WASHINGTON, D.C. – Campus mental health and religiouscounselors will not have to disclose incidents revealed to themfor the purposes of compiling university crime statistics accordingto new regulations issued by the U.S. Department of Educationon Monday.
The DOE’s campus security disclosure rules are designed to providecolleges and universities with directions for implementing changesmade last year by Congress to the Campus Security Act of 1990.
Under the new rules, university administrators, in additionto security and police officers, must report incidents they haveknowledge of as part of their school’s campus crime statisticseven if no arrests are made for these violations. For example,if a student is tried for a reportable offense, such as a sexualassault, by a campus court, that offense must be included in theschool’s crime statistics.
The exemption for counselors from reporting reflects concernsthat victims, particularly victims of sexual assault, would notseek help if they knew their information would be reported–albeitconfidentially–in campus crime statistics.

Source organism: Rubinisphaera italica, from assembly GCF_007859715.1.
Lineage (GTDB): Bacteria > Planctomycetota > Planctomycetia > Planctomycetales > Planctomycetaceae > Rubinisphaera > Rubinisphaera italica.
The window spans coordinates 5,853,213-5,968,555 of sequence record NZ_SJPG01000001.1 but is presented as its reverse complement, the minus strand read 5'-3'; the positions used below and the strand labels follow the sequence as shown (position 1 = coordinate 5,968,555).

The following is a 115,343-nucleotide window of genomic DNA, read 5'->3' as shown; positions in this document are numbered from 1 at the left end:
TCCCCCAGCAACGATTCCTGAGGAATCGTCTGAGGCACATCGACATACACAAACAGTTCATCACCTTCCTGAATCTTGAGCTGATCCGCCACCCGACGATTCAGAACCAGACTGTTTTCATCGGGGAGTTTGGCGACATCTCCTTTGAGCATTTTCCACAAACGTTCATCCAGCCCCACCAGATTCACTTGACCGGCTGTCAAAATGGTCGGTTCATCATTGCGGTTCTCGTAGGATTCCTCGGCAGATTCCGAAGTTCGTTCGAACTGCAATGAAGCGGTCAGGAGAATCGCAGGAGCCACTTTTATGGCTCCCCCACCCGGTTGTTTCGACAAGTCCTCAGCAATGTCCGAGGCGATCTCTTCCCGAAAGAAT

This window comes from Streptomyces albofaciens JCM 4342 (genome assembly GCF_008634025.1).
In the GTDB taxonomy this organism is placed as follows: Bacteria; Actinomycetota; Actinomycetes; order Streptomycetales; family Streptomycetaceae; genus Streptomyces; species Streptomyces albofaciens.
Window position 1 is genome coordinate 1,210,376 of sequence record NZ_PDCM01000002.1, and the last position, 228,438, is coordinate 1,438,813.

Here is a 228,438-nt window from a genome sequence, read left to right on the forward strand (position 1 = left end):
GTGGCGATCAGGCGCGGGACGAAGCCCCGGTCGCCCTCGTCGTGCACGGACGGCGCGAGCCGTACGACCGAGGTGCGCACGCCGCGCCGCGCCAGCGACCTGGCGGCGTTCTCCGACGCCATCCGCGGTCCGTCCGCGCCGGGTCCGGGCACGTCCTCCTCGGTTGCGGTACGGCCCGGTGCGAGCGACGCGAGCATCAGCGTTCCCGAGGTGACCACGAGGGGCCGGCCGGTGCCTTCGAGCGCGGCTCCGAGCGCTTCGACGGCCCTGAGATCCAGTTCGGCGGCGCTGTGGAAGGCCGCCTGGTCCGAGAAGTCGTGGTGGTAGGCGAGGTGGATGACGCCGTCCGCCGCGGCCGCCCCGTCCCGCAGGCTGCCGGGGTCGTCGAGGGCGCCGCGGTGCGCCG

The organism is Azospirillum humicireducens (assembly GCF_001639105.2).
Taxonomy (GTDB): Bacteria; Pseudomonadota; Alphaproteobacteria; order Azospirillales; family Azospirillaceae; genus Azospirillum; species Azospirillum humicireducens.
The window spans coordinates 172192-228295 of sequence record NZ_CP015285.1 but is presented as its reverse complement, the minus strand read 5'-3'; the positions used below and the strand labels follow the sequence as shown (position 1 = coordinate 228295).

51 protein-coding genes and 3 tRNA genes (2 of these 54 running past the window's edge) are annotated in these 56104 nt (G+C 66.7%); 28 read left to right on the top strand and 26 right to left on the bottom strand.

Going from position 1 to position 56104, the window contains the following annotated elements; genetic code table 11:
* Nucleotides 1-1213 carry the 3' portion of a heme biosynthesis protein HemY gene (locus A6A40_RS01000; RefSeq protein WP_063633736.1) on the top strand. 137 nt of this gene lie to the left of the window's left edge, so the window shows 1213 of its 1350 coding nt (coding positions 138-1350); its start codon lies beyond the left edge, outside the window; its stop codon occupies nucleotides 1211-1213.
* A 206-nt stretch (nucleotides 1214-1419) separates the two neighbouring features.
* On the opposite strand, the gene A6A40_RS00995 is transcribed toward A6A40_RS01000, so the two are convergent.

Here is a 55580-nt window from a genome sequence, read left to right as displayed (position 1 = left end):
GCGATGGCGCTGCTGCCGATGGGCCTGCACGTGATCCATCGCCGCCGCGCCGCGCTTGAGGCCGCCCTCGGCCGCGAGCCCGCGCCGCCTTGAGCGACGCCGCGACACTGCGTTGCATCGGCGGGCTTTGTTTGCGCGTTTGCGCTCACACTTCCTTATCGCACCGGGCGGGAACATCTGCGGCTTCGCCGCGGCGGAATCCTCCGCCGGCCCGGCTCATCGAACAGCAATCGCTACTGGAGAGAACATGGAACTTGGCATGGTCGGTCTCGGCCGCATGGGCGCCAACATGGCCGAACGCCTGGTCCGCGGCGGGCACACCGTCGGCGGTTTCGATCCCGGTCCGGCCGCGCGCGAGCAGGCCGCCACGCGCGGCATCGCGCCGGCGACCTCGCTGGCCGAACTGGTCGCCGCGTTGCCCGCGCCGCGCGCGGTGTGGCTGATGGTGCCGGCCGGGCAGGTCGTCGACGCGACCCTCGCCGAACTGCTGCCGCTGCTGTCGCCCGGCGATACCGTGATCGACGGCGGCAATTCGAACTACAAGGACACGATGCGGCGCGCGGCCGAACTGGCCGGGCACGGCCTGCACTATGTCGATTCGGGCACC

But other groups, such as Security on Campus and the Societyof Professional Journalists, had argued that it is possible forcounselors to provide statistical information on crimes they havelearned about without violating victims’ confidentiality.
The rules also require colleges to include crimes that occuron public property inside and adjacent to the campus in theirannual crime statistics. Schools also have the option of creatinga map to show the area for which crime statistics are reported,although they are not required to do so.